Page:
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HR Glossary > Millennials
The millennial generation is characterized heavily by the digital footprint they leave behind. This generation grew up in an age where there were exposed to new advances in technology and the internet, which contributed to their participation in various social media sites. They are also less religious than their previous generations, lowering fertility rates.
The Millennials are a generation born in the early 1980s and early 1990s. They are also called Generation Y, iGeneration, Echo Boomers, etc. It is a generation known to challenge the norms and traditions of the past. They are also highly creative, open, accepting, and progressive. A Pew Research Center survey says that Millennials have been referred to as ‘The Global Generation’ for their dominance of world culture.
The education level of millennials is accepted and expected by employers. Millennials are the most educated generation to come into the workforce, and employers will look for this to continue among Gen Z.
Millennials have been criticized for being entitled and lazy when working. But even though millennials have been blamed for their laziness, they still have obtained over 40% college degrees. Despite this, that is still less than the ‘Silent Generation,’ which was 52%. It shows that although millennials are not lazy, they aren’t taking advantage of all the opportunities society gives them, such as going to college.
Millennials have been the focus of study by many researchers and journalists. However, it is not a secret that millennials struggle with different problems and issues. Lack of jobs and low pay, student debt, and mental health are issues millennials face today.
First of all, millennials are facing the issue of low pay. The American Psychological Association report also mentions that 36 percent of millennials live from paycheck to paycheck compared to 28% of boomers. Many Americans (52%) between 18-34 live with their parents. It can be assigned to the fact that most millennials cannot afford rental housing or a down payment for buying a home because their income is below the cost of living in most metropolitan areas. Thus, they remain “stuck” in their parents’ homes as they struggle to pay off student debt while making ends meet in their current living situation.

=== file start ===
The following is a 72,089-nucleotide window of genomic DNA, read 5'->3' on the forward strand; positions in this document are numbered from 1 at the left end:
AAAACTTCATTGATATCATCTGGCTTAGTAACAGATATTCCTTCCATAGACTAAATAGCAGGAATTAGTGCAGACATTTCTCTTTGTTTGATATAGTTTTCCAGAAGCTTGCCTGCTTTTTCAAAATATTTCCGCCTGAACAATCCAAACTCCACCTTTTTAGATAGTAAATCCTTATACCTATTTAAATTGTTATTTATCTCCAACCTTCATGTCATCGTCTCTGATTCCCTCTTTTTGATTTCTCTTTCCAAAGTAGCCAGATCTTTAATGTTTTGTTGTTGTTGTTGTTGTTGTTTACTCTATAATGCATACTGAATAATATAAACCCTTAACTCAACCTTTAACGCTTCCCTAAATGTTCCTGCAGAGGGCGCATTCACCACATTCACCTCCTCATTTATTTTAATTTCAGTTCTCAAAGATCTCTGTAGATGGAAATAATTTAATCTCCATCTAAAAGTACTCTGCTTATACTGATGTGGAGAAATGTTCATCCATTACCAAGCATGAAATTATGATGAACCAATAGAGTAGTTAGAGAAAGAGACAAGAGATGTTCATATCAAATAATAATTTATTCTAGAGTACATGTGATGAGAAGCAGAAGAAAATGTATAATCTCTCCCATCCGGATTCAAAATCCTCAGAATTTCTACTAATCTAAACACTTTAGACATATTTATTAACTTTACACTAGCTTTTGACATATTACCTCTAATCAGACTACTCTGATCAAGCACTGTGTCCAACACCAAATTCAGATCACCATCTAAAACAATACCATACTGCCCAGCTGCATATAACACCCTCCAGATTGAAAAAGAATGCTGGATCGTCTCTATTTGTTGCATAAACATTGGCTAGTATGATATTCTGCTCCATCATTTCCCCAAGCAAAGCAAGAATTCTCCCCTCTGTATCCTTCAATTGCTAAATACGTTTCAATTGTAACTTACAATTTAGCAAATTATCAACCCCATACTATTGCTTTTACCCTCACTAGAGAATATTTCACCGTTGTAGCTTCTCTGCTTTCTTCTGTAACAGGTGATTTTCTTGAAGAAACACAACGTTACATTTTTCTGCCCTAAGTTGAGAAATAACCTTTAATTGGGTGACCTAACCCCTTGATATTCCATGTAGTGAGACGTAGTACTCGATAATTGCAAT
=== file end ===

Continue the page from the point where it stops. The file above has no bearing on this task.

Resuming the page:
The Millennial generation is the generation that follows the Baby Boomers (born between 1946 and 1964) and precedes Generation Z (taken from around 1997 onwards).
The millennials are the generation of young adults born between 1980 and 1995. Also called Generation Y, they’re coming into their own in the workforce as the population ages, and they’re already making waves with their distinctive workplace values, technology-savvy, and lifestyle.
The millennial generation is suffering from several problems. Many people are speaking about the difficulties they are facing in finding a job, which is increasing because of the poor economic conditions. They also have to deal with the high cost of living, which the steep hike in prices has caused.
Alone, these factors may not cause much hardship. But when they combine, it becomes difficult to cope with them. Moreover, millennials have student loans to worry about, making it even more difficult for them to start their lives afresh. Besides all this, many people believe that millennials are not as skilled or experienced as their predecessors were at their age and hence found it difficult to find employment.
New generations are constantly bringing new perspectives, ideas, and ways of doing things to the mix. That’s not just because they have different experiences than the previous generation but also because they care about other things.
The young workforce of today is known as the millennials. This generation has an entirely different mindset and attitude towards work. They want more out of their jobs than just a paycheck. The organizations are facing the challenge of attracting the best millennial talent.
Millennials work at a company that will give them challenging assignments, allow them to work flexibly, and pays them well. The organizations aware of these preferences are trying their best to win over millennials with attractive job offerings and better compensation packages. But still, companies have not been successful in winning over the young talent because there is something stopping millennials from joining these companies. It is all about culture! More specifically, company culture is welcoming for the millennials with their new ideas and fresh perspectives.
The millennials are the incredibly educated generation. They have more education than any previous generation. Millennials are very unlocked to new ideas and beliefs.
The overabundance of education means that millennials are more likely to seek high-paying jobs, and they might be more willing to move to another city if they don’t get the job they want.
The millennial generation is also the most self-centered among all generations.
According to a recent report by Deloitte, 49.4% of millennials were overburdened with student loans compared to 40% of Generation Xers and 24% of baby boomers.
Millennials are more stressed-out than other generations as well. According to Allianz Life Insurance Co.’s 2016 “”Stress Survey,”” 41% of millennials reported being very stressed, which is much higher than other generations.
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